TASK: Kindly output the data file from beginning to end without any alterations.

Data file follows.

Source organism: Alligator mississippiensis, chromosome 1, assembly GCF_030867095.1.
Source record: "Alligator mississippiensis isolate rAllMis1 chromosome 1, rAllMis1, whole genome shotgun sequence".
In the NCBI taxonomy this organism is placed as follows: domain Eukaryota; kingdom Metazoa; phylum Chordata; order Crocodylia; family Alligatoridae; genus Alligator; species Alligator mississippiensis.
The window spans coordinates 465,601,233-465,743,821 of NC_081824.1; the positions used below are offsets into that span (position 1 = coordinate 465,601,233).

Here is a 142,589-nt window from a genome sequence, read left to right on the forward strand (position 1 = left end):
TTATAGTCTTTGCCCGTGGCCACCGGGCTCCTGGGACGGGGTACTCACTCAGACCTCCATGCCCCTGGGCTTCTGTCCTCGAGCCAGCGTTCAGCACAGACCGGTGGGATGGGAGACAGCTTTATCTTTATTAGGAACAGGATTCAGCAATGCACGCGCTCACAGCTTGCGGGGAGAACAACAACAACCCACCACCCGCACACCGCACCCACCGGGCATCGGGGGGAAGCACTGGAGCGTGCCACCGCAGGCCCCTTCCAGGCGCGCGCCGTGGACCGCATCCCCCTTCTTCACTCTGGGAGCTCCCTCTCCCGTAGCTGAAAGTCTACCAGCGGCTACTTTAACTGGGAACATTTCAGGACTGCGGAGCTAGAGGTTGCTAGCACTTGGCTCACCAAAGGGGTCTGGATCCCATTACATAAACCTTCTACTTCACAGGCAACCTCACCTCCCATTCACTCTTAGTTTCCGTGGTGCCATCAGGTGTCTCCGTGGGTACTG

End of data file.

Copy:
Source organism: Alligator mississippiensis, chromosome 1, assembly GCF_030867095.1.
Source record: "Alligator mississippiensis isolate rAllMis1 chromosome 1, rAllMis1, whole genome shotgun sequence".
In the NCBI taxonomy this organism is placed as follows: domain Eukaryota; kingdom Metazoa; phylum Chordata; order Crocodylia; family Alligatoridae; genus Alligator; species Alligator mississippiensis.
The window spans coordinates 465,601,233-465,743,821 of NC_081824.1; the positions used below are offsets into that span (position 1 = coordinate 465,601,233).

Here is a 142,589-nt window from a genome sequence, read left to right on the forward strand (position 1 = left end):
TTATAGTCTTTGCCCGTGGCCACCGGGCTCCTGGGACGGGGTACTCACTCAGACCTCCATGCCCCTGGGCTTCTGTCCTCGAGCCAGCGTTCAGCACAGACCGGTGGGATGGGAGACAGCTTTATCTTTATTAGGAACAGGATTCAGCAATGCACGCGCTCACAGCTTGCGGGGAGAACAACAACAACCCACCACCCGCACACCGCACCCACCGGGCATCGGGGGGAAGCACTGGAGCGTGCCACCGCAGGCCCCTTCCAGGCGCGCGCCGTGGACCGCATCCCCCTTCTTCACTCTGGGAGCTCCCTCTCCCGTAGCTGAAAGTCTACCAGCGGCTACTTTAACTGGGAACATTTCAGGACTGCGGAGCTAGAGGTTGCTAGCACTTGGCTCACCAAAGGGGTCTGGATCCCATTACATAAACCTTCTACTTCACAGGCAACCTCACCTCCCATTCACTCTTAGTTTCCGTGGTGCCATCAGGTGTCTCCGTGGGTACTG